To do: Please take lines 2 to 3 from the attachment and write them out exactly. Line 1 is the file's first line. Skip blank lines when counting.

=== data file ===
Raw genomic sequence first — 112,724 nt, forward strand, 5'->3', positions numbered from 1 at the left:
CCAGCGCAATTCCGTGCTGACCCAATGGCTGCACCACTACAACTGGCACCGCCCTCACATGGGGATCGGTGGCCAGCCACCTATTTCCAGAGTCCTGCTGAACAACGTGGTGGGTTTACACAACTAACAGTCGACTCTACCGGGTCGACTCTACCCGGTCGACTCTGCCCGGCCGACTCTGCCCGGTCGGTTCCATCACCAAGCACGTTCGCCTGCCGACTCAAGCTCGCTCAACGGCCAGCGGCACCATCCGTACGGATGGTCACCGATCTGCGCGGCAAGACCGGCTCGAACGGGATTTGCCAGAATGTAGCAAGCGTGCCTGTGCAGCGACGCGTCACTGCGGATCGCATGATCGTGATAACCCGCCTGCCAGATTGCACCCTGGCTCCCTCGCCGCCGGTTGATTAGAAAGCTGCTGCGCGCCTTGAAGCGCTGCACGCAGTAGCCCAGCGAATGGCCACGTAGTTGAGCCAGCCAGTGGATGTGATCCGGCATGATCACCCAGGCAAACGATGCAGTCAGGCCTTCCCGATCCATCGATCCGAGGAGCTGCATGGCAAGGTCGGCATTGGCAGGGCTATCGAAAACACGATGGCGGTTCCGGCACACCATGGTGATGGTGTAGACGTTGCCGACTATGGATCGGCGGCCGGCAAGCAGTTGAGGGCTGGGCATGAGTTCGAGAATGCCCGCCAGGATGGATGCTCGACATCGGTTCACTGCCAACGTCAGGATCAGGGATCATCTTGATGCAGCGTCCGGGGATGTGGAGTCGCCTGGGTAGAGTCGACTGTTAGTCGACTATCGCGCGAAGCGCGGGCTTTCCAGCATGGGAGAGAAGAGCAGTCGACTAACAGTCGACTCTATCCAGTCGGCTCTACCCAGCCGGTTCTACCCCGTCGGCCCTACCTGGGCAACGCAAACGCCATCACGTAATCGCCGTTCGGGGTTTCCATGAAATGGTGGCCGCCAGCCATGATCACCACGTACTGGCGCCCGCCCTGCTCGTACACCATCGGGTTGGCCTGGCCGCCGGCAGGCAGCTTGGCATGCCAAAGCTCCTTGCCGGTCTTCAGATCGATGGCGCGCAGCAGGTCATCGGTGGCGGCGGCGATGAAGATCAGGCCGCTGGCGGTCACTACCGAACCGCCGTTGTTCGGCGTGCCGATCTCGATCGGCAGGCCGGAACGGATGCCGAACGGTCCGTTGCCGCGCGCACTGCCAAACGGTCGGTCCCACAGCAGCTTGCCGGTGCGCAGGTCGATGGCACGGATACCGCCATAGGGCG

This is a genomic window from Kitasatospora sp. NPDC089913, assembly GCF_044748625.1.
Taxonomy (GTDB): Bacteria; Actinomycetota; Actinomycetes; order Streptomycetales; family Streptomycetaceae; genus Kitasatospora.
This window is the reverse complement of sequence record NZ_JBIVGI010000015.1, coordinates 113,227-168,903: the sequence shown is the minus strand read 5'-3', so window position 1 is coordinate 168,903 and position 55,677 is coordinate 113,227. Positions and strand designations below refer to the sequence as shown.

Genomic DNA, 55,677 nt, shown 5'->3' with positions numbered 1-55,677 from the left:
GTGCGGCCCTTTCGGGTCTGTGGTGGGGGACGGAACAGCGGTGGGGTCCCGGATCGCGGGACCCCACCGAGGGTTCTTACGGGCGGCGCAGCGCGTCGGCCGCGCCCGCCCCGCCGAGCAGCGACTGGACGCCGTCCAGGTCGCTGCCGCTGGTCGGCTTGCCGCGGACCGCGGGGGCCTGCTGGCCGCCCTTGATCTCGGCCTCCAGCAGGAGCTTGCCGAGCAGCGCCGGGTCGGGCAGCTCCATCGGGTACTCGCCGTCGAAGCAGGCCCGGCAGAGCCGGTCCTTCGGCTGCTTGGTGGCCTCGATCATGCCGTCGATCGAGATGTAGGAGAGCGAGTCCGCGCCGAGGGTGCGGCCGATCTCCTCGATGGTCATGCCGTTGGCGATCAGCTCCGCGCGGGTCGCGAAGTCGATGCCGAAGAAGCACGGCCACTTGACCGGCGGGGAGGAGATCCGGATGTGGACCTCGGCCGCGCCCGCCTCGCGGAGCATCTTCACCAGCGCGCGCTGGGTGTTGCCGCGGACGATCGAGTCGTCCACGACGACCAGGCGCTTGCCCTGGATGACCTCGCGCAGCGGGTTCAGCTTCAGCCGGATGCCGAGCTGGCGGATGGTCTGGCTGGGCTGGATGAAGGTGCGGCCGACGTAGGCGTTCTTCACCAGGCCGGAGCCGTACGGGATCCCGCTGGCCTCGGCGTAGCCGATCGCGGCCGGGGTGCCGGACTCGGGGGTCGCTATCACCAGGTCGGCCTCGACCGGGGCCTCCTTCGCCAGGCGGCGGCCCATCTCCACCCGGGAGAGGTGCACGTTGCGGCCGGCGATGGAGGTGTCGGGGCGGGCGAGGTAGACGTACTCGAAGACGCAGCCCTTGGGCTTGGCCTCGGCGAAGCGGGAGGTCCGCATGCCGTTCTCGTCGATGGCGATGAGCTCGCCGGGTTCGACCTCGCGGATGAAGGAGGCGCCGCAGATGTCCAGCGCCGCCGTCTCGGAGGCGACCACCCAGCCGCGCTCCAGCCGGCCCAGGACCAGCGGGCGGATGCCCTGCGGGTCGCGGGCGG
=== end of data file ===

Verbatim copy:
CCAGCGCAATTCCGTGCTGACCCAATGGCTGCACCACTACAACTGGCACCGCCCTCACATGGGGATCGGTGGCCAGCCACCTATTTCCAGAGTCCTGCTGAACAACGTGGTGGGTTTACACAACTAACAGTCGACTCTACCGGGTCGACTCTACCCGGTCGACTCTGCCCGGCCGACTCTGCCCGGTCGGTTCCATCACCAAGCACGTTCGCCTGCCGACTCAAGCTCGCTCAACGGCCAGCGGCACCATCCGTACGGATGGTCACCGATCTGCGCGGCAAGACCGGCTCGAACGGGATTTGCCAGAATGTAGCAAGCGTGCCTGTGCAGCGACGCGTCACTGCGGATCGCATGATCGTGATAACCCGCCTGCCAGATTGCACCCTGGCTCCCTCGCCGCCGGTTGATTAGAAAGCTGCTGCGCGCCTTGAAGCGCTGCACGCAGTAGCCCAGCGAATGGCCACGTAGTTGAGCCAGCCAGTGGATGTGATCCGGCATGATCACCCAGGCAAACGATGCAGTCAGGCCTTCCCGATCCATCGATCCGAGGAGCTGCATGGCAAGGTCGGCATTGGCAGGGCTATCGAAAACACGATGGCGGTTCCGGCACACCATGGTGATGGTGTAGACGTTGCCGACTATGGATCGGCGGCCGGCAAGCAGTTGAGGGCTGGGCATGAGTTCGAGAATGCCCGCCAGGATGGATGCTCGACATCGGTTCACTGCCAACGTCAGGATCAGGGATCATCTTGATGCAGCGTCCGGGGATGTGGAGTCGCCTGGGTAGAGTCGACTGTTAGTCGACTATCGCGCGAAGCGCGGGCTTTCCAGCATGGGAGAGAAGAGCAGTCGACTAACAGTCGACTCTATCCAGTCGGCTCTACCCAGCCGGTTCTACCCCGTCGGCCCTACCTGGGCAACGCAAACGCCATCACGTAATCGCCGTTCGGGGTTTCCATGAAATGGTGGCCGCCAGCCATGATCACCACGTACTGGCGCCCGCCCTGCTCGTACACCATCGGGTTGGCCTGGCCGCCGGCAGGCAGCTTGGCATGCCAAAGCTCCTTGCCGGTCTTCAGATCGATGGCGCGCAGCAGGTCATCGGTGGCGGCGGCGATGAAGATCAGGCCGCTGGCGGTCACTACCGAACCGCCGTTGTTCGGCGTGCCGATCTCGATCGGCAGGCCGGAACGGATGCCGAACGGTCCGTTGCCGCGCGCACTGCCAAACGGTCGGTCCCACAGCAGCTTGCCGGTGCGCAGGTCGATGGCACGGATACCGCCATAGGGCG

This is a genomic window from Kitasatospora sp. NPDC089913, assembly GCF_044748625.1.